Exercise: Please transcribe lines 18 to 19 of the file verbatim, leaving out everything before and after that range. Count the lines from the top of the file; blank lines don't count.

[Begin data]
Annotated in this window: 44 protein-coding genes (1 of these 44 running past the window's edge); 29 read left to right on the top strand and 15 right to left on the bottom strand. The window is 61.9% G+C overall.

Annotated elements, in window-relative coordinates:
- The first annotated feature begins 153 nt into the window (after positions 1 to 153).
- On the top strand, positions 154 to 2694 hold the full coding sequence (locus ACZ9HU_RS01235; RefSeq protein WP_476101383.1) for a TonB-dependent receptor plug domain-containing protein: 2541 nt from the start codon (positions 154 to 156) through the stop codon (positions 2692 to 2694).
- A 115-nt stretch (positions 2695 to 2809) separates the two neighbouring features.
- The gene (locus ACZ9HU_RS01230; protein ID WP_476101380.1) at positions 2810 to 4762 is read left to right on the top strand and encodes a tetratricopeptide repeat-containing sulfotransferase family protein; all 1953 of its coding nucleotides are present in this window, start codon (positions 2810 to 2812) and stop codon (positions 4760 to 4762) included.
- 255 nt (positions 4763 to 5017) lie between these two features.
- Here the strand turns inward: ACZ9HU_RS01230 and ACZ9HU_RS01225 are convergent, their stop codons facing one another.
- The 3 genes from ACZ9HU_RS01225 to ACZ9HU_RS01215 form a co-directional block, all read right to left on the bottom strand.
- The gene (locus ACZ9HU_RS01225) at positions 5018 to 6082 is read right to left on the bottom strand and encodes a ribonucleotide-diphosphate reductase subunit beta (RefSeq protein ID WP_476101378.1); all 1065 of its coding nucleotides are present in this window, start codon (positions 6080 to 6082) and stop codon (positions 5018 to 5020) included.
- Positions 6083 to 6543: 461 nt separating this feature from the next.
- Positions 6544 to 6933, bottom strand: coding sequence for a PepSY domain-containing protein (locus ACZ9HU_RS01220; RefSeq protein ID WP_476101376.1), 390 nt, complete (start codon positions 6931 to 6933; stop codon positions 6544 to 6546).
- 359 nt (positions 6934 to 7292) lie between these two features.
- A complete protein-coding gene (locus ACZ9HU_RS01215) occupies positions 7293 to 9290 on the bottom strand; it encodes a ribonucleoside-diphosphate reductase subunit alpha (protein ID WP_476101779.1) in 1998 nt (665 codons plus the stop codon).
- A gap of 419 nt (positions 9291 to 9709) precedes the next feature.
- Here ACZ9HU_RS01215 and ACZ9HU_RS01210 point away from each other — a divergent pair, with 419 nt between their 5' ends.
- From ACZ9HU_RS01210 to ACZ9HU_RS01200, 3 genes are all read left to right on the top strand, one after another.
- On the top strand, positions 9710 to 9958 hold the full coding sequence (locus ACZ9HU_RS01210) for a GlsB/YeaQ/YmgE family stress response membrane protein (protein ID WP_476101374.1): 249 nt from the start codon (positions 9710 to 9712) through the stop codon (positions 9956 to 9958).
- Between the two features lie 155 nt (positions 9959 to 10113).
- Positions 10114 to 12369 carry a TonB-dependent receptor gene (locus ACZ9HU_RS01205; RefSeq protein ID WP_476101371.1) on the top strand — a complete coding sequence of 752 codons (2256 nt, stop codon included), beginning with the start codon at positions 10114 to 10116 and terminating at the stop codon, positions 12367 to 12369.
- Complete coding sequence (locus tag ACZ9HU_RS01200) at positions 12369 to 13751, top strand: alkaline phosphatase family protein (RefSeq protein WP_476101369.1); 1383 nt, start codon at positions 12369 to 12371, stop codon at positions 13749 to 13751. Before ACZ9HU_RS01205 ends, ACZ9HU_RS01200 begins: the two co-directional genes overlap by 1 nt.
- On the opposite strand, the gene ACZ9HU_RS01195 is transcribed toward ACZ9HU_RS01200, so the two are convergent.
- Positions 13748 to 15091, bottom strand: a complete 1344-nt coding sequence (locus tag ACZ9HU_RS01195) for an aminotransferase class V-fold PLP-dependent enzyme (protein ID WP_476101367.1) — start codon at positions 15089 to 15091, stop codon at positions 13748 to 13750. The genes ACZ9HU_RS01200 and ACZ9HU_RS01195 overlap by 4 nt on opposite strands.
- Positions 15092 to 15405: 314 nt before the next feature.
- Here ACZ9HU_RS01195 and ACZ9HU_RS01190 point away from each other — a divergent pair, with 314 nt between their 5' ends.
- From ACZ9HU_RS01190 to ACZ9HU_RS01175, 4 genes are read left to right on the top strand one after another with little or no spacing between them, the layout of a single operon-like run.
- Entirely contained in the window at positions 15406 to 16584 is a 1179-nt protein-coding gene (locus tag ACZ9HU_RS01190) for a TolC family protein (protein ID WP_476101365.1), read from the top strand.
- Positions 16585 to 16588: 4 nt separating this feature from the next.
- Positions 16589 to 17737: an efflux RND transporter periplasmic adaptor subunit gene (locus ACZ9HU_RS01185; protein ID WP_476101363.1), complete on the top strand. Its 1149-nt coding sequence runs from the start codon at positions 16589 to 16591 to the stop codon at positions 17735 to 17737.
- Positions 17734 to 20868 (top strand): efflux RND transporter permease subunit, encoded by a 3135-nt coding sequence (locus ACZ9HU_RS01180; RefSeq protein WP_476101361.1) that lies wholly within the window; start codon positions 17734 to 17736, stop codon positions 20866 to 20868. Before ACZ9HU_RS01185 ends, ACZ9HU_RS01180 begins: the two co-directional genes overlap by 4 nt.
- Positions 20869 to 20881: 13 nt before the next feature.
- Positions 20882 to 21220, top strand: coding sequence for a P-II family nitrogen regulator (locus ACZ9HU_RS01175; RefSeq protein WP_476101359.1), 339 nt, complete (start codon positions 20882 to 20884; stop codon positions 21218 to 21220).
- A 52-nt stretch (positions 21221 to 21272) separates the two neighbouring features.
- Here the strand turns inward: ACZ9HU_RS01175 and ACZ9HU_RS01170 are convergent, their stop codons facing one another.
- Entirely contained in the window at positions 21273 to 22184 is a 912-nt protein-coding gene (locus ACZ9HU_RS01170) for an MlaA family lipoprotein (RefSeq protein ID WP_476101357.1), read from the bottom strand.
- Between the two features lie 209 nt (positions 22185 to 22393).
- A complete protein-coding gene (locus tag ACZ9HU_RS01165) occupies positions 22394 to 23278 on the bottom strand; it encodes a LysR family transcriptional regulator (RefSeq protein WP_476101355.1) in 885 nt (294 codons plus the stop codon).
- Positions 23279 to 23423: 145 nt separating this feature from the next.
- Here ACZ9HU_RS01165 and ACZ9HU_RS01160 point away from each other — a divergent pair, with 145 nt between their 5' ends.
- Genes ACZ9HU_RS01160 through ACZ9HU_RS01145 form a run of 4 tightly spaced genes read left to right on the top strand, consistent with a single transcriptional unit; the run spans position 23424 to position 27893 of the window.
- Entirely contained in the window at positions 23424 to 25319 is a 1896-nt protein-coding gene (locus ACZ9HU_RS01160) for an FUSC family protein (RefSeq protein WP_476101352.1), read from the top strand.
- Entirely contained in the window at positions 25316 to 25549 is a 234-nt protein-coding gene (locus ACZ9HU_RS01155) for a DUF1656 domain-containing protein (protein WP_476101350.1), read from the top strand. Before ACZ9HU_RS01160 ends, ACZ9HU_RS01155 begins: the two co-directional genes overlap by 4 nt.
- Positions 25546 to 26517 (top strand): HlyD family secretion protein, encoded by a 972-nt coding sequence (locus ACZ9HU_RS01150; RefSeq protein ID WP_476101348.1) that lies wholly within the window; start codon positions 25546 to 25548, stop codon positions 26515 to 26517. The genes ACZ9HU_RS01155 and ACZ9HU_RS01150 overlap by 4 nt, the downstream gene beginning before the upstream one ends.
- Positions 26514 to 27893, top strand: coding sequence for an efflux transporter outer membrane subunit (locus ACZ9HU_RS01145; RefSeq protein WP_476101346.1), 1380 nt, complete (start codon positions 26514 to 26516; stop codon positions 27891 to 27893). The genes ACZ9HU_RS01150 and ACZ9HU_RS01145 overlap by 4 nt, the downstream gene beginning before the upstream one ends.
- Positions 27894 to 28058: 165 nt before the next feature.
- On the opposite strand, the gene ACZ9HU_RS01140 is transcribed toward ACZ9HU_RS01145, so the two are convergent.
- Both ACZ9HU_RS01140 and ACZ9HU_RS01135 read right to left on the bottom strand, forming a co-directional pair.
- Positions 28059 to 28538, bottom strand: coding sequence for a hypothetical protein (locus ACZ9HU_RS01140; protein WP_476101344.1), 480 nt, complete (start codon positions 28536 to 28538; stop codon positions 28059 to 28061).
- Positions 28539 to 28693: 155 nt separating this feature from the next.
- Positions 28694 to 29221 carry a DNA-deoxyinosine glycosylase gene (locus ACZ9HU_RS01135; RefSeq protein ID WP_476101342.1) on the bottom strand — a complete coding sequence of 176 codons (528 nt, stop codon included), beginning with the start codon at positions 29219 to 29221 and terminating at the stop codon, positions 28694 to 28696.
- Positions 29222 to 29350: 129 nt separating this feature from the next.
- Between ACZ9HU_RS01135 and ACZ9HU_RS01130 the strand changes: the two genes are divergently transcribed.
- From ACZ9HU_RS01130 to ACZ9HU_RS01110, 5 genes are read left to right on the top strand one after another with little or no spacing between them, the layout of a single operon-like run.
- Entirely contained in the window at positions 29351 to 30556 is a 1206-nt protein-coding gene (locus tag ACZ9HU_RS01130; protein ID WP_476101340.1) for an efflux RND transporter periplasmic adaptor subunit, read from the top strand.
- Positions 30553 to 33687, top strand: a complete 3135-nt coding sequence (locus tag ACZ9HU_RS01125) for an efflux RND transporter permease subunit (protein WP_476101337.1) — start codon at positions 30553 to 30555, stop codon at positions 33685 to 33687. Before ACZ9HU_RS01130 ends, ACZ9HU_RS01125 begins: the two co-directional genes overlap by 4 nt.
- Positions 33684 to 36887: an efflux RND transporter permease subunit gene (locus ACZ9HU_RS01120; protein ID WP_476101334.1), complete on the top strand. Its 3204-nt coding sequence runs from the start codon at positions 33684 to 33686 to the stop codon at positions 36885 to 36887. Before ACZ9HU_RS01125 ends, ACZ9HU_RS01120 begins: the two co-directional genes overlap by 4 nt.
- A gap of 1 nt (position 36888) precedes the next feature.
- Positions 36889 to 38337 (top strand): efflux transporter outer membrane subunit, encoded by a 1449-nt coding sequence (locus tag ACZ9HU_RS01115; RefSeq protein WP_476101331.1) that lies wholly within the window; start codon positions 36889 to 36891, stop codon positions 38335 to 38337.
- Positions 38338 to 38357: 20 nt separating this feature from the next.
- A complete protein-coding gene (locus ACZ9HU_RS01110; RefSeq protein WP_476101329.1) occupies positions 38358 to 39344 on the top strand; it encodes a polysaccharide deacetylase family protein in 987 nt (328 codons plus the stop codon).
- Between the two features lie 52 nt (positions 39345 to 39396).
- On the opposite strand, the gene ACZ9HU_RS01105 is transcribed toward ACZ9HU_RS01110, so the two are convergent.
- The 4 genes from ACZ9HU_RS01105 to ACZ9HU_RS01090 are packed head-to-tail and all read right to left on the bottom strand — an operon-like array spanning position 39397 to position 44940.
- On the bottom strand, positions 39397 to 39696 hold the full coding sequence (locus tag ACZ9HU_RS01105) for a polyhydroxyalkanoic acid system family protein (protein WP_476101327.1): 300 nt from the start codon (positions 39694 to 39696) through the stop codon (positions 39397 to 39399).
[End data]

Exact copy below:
- On the top strand, positions 9710 to 9958 hold the full coding sequence (locus ACZ9HU_RS01210) for a GlsB/YeaQ/YmgE family stress response membrane protein (protein ID WP_476101374.1): 249 nt from the start codon (positions 9710 to 9712) through the stop codon (positions 9956 to 9958).
- Between the two features lie 155 nt (positions 9959 to 10113).